How the Internet of Things Impacts Businesses
What is internet of things and how IoT impacts and changes the businesses and our daily lives? Join the revolution & be ahead the competition
The wheel, the printing press, the electric light, the assembly line. Few innovations have impacted the way we live, work, and play more than these until now. Internet of things is a revolution, and in this post, we’ll explain how IoT impacts businesses and our lives.
The Internet of Things (IoT) stands to transform life and business as we know it. You could even argue that IoT will change the world more than any other innovation in humanity’s history.
Think about all the devices you own connected to the internet in one way or another. Obviously, there’s your phone, tablet, and computer. But what about smart appliances, like your thermostat, vacuum, or even your washing machine? Not to mention other smart tech like your watch, TV, home speakers, and media players.
Beyond that, security devices, manufacturing equipment, and a whole host of other enterprise products are also present on the internet.
Lots of Devices on IoT
Put all the connected devices from around the world together, and what do you have? The Internet of Things. And in case you were wondering, there are an estimated 14.4 billion active connections to the IoT. And that number will grow to 27 billion by 2025, all connected, and it impacts the internet of things.
IoT is the network of all these connected devices. On this network, individual pieces communicate with each other to exchange critical information. These connections enable smart devices to leverage their capabilities as a whole to increase efficiency, predict human behaviors, and more.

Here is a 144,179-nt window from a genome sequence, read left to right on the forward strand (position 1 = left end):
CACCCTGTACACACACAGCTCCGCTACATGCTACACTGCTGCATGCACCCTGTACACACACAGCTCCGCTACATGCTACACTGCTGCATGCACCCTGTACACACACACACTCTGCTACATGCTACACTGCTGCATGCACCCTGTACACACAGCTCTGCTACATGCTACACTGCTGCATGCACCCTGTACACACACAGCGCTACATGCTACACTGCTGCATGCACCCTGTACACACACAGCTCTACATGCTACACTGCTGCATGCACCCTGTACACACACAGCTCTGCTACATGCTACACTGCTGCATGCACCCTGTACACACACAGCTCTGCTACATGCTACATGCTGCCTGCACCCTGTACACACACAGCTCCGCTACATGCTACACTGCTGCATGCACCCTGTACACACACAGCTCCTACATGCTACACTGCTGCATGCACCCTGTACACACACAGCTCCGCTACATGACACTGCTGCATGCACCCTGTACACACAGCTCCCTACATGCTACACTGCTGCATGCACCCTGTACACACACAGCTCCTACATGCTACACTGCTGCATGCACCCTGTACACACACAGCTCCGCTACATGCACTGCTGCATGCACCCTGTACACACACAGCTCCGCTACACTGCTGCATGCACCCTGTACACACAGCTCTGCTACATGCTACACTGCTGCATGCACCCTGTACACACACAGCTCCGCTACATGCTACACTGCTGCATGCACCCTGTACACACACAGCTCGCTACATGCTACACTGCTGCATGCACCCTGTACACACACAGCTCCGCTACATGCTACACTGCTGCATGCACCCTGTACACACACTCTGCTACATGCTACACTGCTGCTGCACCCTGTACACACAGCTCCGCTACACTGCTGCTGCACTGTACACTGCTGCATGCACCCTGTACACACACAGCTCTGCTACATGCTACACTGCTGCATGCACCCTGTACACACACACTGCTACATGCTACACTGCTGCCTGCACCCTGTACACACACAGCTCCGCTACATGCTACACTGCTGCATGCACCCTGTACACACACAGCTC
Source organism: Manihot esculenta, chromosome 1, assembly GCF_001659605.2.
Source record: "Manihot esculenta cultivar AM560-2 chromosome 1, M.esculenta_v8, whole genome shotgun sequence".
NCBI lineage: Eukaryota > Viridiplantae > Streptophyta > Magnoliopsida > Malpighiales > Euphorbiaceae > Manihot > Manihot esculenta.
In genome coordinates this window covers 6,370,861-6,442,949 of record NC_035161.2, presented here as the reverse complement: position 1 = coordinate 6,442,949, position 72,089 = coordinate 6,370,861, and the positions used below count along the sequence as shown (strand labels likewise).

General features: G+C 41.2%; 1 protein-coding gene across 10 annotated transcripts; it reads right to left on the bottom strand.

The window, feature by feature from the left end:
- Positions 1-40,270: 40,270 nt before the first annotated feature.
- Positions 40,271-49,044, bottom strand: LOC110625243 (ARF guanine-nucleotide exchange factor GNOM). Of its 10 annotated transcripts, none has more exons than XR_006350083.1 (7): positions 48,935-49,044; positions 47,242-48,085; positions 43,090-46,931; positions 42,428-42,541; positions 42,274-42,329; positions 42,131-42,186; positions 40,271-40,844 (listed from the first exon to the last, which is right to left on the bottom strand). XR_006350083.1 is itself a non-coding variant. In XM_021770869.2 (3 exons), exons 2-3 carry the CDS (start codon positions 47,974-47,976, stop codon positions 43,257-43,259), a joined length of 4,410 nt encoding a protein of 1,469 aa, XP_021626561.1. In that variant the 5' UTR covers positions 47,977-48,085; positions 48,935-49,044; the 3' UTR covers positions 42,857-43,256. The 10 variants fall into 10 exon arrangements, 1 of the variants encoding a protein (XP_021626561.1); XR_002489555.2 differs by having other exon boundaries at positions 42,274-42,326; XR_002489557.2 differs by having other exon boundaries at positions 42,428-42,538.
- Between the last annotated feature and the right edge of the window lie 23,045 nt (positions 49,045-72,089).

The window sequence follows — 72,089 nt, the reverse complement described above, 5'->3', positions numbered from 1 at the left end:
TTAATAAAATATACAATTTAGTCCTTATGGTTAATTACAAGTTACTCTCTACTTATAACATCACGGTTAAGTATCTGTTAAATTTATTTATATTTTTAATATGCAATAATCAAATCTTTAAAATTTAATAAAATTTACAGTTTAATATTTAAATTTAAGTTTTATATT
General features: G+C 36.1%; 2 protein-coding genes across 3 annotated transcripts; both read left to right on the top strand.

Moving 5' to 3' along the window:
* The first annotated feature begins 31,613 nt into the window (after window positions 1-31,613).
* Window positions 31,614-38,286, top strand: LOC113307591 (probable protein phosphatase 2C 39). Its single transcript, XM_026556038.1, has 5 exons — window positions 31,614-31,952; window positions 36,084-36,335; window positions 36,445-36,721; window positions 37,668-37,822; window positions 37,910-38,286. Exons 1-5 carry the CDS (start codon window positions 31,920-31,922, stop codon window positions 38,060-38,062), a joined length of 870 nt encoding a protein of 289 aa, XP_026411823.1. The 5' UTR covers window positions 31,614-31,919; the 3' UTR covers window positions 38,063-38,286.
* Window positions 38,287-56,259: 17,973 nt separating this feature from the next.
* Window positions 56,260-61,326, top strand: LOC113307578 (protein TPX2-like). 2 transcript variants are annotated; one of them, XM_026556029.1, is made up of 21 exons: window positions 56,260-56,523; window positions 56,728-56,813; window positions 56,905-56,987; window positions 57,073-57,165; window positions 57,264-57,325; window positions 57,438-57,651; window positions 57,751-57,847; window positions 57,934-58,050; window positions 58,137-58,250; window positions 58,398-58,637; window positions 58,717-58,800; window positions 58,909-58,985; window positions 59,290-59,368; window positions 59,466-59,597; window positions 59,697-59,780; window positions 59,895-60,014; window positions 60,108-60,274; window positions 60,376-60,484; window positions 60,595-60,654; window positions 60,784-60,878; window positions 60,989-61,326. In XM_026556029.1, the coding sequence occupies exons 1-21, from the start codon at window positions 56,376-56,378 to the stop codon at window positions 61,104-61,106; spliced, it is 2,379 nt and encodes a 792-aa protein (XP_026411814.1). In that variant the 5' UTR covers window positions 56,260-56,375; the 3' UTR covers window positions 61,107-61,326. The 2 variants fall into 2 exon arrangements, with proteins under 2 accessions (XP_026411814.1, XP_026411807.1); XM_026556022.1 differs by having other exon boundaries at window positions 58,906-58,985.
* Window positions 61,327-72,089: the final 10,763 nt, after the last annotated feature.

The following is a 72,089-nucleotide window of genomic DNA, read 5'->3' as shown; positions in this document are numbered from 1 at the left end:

Still don’t get it? You aren’t alone. Even though the IoT has been around for about as long as the internet itself. Most people are just becoming aware of this innovation and how it impacts business.
And even though the It may sound like something from a science fiction movie. It’s a real force impacting businesses today. With the proper guidance, companies can use the IoT to improve their processes. So, provide better customer service, all while decreasing their bottom line. Here’s how the IoT is changing business.
Intuitive insurance vs. internet of things
One of the industries most affected by the IoT is insurance. In fact, one in five insurers are currently testing IoT initiatives to determine the role it will play in underwriting. So, executing policies in the future reflects impacts on the internet of things.
In the past, insurance companies were guided by actuaries skilled in predicting any risk likelihood. They used historical data to foretell risk. But the IoT enables insurance companies to pinpoint future risk more accurately, and in real-time, too.
Instead of reacting to events that have happened. Data from the IoT enables insurers to proactively predict and (hopefully) prevent losses from occurring in the first place. For example, let’s say a chocolate manufacturer is fully present in the IoT. Their wrapping machine begins to overheat, but it occurs at a time when no one is in the control room to respond. Fortunately, because their equipment is connected to the IoT, their insurance company observes the malfunction and contacts the chocolate manufacturer before a major incident, like a fire, occurs.
Insurance companies can provide better coverage customized to every business’s unique needs with information like this. And what’s more? Premiums will go down, which means that professional liability cost, as well as other policy costs, will decrease. All the while, the quality of the insurance increases.
Let’s go back to the chocolate manufacturing example and say there’s another candymaker next door, but they make jelly beans, not chocolate. In the past, the policies of each of these manufacturers probably would’ve looked nearly identical. But when the IoT informs business insurance decisions, the policies for each candymaker couldn’t be more different.